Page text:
This example is similar to the previous one in its design: the looping function is called in response to an event. The difference is that the response isn't immediate. Instead, we wait for the result of a network call.
And here's what it produces:
Because all event listeners execute in the
Effect monad, you can do more or less whatever you want. Make a network call, run a monad transformer stack just for fun, play music using purescript-wags. The sky's the limit!
Another useful pattern when working with effects is to throttle input. For example, if we are making a network call, we may want to show a loading indicator and prevent additional network calls. This can be achieved by setting the callback to a no-op while the network call is executing, as shown in the example above.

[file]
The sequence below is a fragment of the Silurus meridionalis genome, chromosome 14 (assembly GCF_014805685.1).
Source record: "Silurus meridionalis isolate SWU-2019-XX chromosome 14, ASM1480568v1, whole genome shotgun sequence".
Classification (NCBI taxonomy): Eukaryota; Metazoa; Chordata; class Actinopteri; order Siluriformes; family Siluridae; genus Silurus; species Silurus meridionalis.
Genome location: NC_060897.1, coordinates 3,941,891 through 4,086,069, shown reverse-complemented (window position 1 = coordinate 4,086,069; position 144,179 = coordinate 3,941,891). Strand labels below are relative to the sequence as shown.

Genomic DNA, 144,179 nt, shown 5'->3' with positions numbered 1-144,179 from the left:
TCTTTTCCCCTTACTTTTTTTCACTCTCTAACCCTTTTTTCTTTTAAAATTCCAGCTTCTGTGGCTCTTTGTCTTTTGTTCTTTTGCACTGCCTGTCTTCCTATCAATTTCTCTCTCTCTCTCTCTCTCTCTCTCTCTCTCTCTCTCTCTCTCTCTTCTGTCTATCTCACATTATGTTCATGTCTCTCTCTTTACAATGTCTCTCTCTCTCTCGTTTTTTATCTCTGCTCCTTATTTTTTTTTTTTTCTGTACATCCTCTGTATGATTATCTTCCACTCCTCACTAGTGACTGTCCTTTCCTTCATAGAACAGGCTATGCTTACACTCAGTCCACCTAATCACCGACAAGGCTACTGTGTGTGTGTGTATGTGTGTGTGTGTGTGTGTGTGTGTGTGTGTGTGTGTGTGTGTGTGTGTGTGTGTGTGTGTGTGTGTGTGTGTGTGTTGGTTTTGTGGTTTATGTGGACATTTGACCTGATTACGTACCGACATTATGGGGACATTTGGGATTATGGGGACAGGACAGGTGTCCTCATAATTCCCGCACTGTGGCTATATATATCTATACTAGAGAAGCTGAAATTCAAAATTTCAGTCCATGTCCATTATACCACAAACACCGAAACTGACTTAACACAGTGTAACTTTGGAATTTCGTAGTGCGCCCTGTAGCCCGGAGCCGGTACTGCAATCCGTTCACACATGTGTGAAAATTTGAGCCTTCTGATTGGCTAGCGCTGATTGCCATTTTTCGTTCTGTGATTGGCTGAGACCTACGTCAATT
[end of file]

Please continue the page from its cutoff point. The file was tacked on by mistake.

It is also possible to handle events (and by extension effectful actions in events, like network calls) in Pursx. Let's see how in the second Pursx section.